LOS ANGELES - At least two people are dead and thousands have been ordered to flee a rapidly spreading fire in California, with the region's oppressive heatwave expected to peak on Tuesday.
Several buildings were destroyed as the Fairview fire erupted south-east of Los Angeles, racing to consume 1,000 hectares in less than 24 hours.
Firefighters said two people were known to have died in the blaze, and one person had been hospitalised with burn injuries.
More than 3,000 homes are under orders to evacuate, and all local schools have been shuttered.
The blaze was "spreading very quickly before firefighters even got on scene," a local fire department spokesman said on Twitter.
California is in the middle of a ferocious heatwave, with temperatures of 43 deg C being recorded in several areas.
That, coupled with a two-decade drought that has left the countryside tinder dry, is creating ideal conditions for explosive wildfires.
The heat hit the state, as well as parts of neighbouring Arizona and Nevada, last week, and is forecast to continue until around Thursday.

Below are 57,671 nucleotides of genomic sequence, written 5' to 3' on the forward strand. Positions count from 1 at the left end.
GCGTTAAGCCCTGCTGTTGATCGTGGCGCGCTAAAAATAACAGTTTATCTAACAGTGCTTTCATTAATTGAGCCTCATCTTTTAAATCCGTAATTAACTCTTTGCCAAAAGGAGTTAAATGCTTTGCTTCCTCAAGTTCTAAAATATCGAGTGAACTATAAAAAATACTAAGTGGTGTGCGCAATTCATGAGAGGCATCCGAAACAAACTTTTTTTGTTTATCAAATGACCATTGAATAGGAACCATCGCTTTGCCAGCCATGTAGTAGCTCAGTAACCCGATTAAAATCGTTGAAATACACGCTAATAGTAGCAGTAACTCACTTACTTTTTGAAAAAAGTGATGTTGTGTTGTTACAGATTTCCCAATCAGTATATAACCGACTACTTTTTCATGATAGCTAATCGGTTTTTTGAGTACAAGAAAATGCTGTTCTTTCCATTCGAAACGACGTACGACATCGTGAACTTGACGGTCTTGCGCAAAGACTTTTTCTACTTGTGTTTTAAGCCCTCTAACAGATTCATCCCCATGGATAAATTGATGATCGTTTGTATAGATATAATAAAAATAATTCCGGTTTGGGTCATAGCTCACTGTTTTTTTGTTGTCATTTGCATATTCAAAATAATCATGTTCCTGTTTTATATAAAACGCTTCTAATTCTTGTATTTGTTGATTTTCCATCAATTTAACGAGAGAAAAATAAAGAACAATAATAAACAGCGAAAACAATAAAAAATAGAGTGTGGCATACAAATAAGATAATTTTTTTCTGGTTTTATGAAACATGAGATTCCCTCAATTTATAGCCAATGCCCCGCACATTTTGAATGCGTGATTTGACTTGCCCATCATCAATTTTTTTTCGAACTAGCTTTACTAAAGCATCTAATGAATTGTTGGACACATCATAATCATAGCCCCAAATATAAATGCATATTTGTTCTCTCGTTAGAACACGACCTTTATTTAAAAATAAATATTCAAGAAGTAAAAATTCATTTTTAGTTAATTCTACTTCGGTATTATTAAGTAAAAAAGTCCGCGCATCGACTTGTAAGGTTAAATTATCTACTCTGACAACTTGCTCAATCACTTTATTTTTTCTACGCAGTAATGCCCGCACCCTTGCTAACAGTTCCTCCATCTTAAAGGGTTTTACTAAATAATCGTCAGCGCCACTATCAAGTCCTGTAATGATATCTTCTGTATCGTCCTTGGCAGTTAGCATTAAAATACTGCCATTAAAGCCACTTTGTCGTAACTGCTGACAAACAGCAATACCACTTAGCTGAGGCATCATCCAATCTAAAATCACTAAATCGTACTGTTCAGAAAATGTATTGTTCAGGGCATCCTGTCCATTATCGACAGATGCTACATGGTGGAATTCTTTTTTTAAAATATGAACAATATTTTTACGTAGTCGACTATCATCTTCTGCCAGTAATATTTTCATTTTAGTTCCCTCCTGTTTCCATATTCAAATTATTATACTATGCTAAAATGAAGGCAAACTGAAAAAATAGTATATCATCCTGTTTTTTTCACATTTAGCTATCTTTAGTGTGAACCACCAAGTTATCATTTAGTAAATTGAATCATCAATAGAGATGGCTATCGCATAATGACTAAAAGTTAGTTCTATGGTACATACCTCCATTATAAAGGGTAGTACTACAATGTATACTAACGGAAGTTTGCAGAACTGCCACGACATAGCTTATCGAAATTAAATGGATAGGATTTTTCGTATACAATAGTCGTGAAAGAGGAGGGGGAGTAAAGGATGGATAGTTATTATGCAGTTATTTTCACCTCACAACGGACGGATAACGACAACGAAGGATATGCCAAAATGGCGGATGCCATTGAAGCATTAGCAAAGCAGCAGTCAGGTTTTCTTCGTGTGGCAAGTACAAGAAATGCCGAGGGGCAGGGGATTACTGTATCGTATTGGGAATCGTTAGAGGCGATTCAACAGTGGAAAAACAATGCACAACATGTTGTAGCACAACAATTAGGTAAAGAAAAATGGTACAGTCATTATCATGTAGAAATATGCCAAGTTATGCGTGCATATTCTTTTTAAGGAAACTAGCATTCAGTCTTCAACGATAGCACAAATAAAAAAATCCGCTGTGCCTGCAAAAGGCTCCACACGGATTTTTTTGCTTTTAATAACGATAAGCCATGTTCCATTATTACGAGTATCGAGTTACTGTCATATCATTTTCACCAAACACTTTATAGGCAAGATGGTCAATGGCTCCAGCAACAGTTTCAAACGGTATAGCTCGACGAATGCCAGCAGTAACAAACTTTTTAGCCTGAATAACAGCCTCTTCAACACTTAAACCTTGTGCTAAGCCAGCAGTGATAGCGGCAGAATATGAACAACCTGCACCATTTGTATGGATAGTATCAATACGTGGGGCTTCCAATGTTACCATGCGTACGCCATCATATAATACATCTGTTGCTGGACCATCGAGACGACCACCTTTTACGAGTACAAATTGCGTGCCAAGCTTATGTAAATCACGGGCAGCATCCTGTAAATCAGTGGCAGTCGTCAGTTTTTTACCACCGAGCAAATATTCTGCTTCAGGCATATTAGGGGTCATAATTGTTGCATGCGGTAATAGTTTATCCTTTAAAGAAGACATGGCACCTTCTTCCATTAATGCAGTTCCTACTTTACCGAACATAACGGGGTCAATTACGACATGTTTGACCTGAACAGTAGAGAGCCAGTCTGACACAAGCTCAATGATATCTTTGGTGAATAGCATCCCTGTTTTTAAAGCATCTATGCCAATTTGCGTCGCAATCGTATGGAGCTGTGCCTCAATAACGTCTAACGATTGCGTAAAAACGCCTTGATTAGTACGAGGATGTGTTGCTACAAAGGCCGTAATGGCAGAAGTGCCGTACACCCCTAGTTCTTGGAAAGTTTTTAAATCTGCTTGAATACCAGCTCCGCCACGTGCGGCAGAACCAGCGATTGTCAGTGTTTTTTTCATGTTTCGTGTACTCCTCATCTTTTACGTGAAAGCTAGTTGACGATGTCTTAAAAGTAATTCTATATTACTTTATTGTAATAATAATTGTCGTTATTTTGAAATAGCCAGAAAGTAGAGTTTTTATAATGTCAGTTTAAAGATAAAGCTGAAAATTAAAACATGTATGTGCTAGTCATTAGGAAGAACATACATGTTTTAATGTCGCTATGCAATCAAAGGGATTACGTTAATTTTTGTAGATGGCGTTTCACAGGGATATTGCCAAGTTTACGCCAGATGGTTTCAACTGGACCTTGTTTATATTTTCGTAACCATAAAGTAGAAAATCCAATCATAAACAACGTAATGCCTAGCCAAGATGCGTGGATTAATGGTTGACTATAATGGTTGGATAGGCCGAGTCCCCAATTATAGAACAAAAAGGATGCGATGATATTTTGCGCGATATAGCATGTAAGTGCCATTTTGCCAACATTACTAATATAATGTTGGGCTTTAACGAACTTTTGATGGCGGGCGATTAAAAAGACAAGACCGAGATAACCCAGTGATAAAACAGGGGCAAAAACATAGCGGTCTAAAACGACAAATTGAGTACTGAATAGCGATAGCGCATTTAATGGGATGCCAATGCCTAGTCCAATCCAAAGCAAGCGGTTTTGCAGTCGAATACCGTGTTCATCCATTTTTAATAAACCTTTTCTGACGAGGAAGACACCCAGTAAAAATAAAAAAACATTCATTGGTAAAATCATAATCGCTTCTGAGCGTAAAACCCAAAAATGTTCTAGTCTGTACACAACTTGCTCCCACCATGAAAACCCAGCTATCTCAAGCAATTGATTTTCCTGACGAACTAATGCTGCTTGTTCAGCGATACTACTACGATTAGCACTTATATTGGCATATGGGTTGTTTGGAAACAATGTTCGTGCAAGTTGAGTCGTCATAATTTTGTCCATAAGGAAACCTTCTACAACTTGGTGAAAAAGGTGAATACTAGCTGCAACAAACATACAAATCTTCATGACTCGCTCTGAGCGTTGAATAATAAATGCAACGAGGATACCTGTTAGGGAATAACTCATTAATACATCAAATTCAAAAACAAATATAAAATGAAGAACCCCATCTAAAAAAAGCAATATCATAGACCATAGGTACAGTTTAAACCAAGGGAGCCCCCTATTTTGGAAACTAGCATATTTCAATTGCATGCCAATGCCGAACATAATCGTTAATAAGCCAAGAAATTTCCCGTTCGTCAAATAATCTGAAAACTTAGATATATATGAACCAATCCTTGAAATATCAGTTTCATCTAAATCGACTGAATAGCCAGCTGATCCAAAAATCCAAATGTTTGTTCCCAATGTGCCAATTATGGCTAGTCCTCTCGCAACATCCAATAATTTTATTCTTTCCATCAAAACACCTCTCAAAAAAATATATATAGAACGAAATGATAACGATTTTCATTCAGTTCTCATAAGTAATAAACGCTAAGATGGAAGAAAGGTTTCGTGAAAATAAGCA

The California Independent System Operator (ISO), which runs the state's power grid, has issued several consecutive "Flex Alerts." These call on households to limit power consumption between 4pm and 9pm to avoid straining the over-burdened system.
That typically means turning up the thermostat on air conditioning systems, avoiding using major appliances, and not charging electric vehicles during this time.
But California ISO president Elliot Mainzer warned Monday that an incredibly hot Tuesday would put even more pressure on the grid, and called for consumers to redouble their efforts.
"This is an extraordinary heat event we are experiencing, and the efforts by consumers to lean in and reduce their energy use after 4pm are absolutely essential," said Mainzer.
"Over the last several days, we have seen a positive impact on lowering demand because of everyone's help, but now we need a reduction in energy use that is two or three times greater than what we've seen so far as this historic heat wave continues to intensify."
But when the sun goes down, that supply falls quickly, leaving traditional generation to plug the gap.
The problem is particularly acute in the early evening when temperatures are still high, but solar starts dropping out of the power mix.
Scientists say global warming, which is being driven chiefly by humanity’s unchecked burning of fossil fuels, is making natural weather variations more extreme.
Heatwaves are getting hotter and more intense, while storms are getting wetter and, in many cases, more dangerous. AFP